In the wake of the "Duck Dynasty" flap and A&E lifting show patriarch Phil Robertson's suspension, there has been no shortage of media opinion on the issue.
TheBlaze reported Saturday on GLAAD's suggestion that Robertson engage in a sit-down meeting with black people and gay people so they can tell him how much his words have hurt them.
The Denver Post's TV critic Joanne Ostrow opined on her blog Saturday that Robertson is a "hate-speech spewer" and a "bigot." More from Ostrow:
A&E, which seized the moment to attract more viewers (fans and hate-watchers, both), proved that money is the first priority in TV programming. The network wins the craven capitalism prize.
Sarah Palin and other politicians who piled on, claiming Christianity as an excuse for hate speech, win the hypocrisy award. I’m no theologian, but vile bigoted comments would seem to qualify as unchristian.
Ostrow also insisted that the program "suffered humiliation" after the lengthy media frenzy over Robertson's controversial comments in GQ magazine that started the ball rolling.
Meanwhile, liberal pundit Michael Eric Dyson took aim at Robertson and "Duck Dynasty," claiming they're "part of a majority white supremacist culture that either consciously or unconsciously incubates hatred toward those who are different."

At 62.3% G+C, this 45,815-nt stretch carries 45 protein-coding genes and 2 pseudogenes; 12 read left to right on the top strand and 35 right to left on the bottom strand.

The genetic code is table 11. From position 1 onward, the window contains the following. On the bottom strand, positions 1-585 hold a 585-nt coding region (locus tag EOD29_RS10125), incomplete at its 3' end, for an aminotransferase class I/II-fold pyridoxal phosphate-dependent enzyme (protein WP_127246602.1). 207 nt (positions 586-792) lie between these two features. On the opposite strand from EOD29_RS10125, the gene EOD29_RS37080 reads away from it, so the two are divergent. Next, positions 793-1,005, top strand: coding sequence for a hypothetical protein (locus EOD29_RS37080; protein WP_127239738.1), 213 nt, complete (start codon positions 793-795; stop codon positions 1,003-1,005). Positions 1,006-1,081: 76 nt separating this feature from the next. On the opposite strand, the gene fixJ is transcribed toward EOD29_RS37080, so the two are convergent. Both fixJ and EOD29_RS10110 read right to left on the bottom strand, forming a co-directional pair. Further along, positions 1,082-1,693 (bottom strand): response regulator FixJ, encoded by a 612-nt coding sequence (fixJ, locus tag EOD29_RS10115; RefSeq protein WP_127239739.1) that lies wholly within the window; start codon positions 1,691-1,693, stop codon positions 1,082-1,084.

Check out the MSNBC clip via Newsbusters:
But not to be outdone is a Time magazine column seemingly flying a bit under the media radar, penned by a gay journalist who makes no bones about taking GLAAD to task: "I don’t think their hasty reaction to Phil Robertson displayed our LGBT community’s best values."
Writer Brandon Ambrosino's thought-provoking column, "‘Duck Dynasty’ Reversal Shows GLAAD Has an Expiration Date," isn't exactly pro-Robertson clan, but it does read in a rather even-handed fashion...yet doesn't shy away from saying things that most media outlets won't:
If our goal is to progress beyond defamation against LGBT persons, then that means GLAAD has a sell-by date. To put it in a different, albeit cheekier way: Defamation is good for GLAAD’s business. To bankrupt our society of LGBT defamation would certainly put GLAAD out of work. It’s hard for me to imagine I’m the only one who’s wondered about this.
He concludes his piece noting that "speaking out against defamation is a noble thing to do. But gracing our conversation and behavior with the compassion that is sometimes lacking from our loudest political battles – that is more than noble. It’s kind."